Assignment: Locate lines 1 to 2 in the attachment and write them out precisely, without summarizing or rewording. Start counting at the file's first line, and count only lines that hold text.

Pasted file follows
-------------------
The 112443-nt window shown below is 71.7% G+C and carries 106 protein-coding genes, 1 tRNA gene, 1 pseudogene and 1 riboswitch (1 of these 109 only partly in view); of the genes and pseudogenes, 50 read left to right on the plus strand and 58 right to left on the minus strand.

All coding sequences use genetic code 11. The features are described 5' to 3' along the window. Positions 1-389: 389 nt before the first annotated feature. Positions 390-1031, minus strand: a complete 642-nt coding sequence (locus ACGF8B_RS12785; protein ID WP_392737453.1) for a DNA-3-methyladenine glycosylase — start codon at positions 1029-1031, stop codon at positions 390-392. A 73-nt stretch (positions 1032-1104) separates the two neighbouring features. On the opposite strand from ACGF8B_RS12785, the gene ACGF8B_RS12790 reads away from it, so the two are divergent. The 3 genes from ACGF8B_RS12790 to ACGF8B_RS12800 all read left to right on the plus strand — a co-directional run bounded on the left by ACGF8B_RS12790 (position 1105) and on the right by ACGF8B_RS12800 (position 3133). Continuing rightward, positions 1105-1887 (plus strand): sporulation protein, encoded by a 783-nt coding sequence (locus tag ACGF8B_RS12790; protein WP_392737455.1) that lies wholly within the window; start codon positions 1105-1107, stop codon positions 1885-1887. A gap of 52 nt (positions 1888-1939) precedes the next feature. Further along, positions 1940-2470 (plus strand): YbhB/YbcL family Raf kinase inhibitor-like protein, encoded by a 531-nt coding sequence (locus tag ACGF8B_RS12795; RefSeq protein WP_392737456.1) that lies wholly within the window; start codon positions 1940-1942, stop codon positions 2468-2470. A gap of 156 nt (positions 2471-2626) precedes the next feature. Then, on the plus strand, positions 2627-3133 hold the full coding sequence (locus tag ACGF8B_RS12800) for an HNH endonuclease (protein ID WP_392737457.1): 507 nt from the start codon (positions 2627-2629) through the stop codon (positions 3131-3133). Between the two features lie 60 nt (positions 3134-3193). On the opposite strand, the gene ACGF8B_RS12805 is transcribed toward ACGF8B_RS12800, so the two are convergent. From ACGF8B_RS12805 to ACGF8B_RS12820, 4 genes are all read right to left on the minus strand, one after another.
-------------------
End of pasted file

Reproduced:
The 112443-nt window shown below is 71.7% G+C and carries 106 protein-coding genes, 1 tRNA gene, 1 pseudogene and 1 riboswitch (1 of these 109 only partly in view); of the genes and pseudogenes, 50 read left to right on the plus strand and 58 right to left on the minus strand.

All coding sequences use genetic code 11. The features are described 5' to 3' along the window. Positions 1-389: 389 nt before the first annotated feature. Positions 390-1031, minus strand: a complete 642-nt coding sequence (locus ACGF8B_RS12785; protein ID WP_392737453.1) for a DNA-3-methyladenine glycosylase — start codon at positions 1029-1031, stop codon at positions 390-392. A 73-nt stretch (positions 1032-1104) separates the two neighbouring features. On the opposite strand from ACGF8B_RS12785, the gene ACGF8B_RS12790 reads away from it, so the two are divergent. The 3 genes from ACGF8B_RS12790 to ACGF8B_RS12800 all read left to right on the plus strand — a co-directional run bounded on the left by ACGF8B_RS12790 (position 1105) and on the right by ACGF8B_RS12800 (position 3133). Continuing rightward, positions 1105-1887 (plus strand): sporulation protein, encoded by a 783-nt coding sequence (locus tag ACGF8B_RS12790; protein WP_392737455.1) that lies wholly within the window; start codon positions 1105-1107, stop codon positions 1885-1887. A gap of 52 nt (positions 1888-1939) precedes the next feature. Further along, positions 1940-2470 (plus strand): YbhB/YbcL family Raf kinase inhibitor-like protein, encoded by a 531-nt coding sequence (locus tag ACGF8B_RS12795; RefSeq protein WP_392737456.1) that lies wholly within the window; start codon positions 1940-1942, stop codon positions 2468-2470. A gap of 156 nt (positions 2471-2626) precedes the next feature. Then, on the plus strand, positions 2627-3133 hold the full coding sequence (locus tag ACGF8B_RS12800) for an HNH endonuclease (protein ID WP_392737457.1): 507 nt from the start codon (positions 2627-2629) through the stop codon (positions 3131-3133). Between the two features lie 60 nt (positions 3134-3193). On the opposite strand, the gene ACGF8B_RS12805 is transcribed toward ACGF8B_RS12800, so the two are convergent. From ACGF8B_RS12805 to ACGF8B_RS12820, 4 genes are all read right to left on the minus strand, one after another.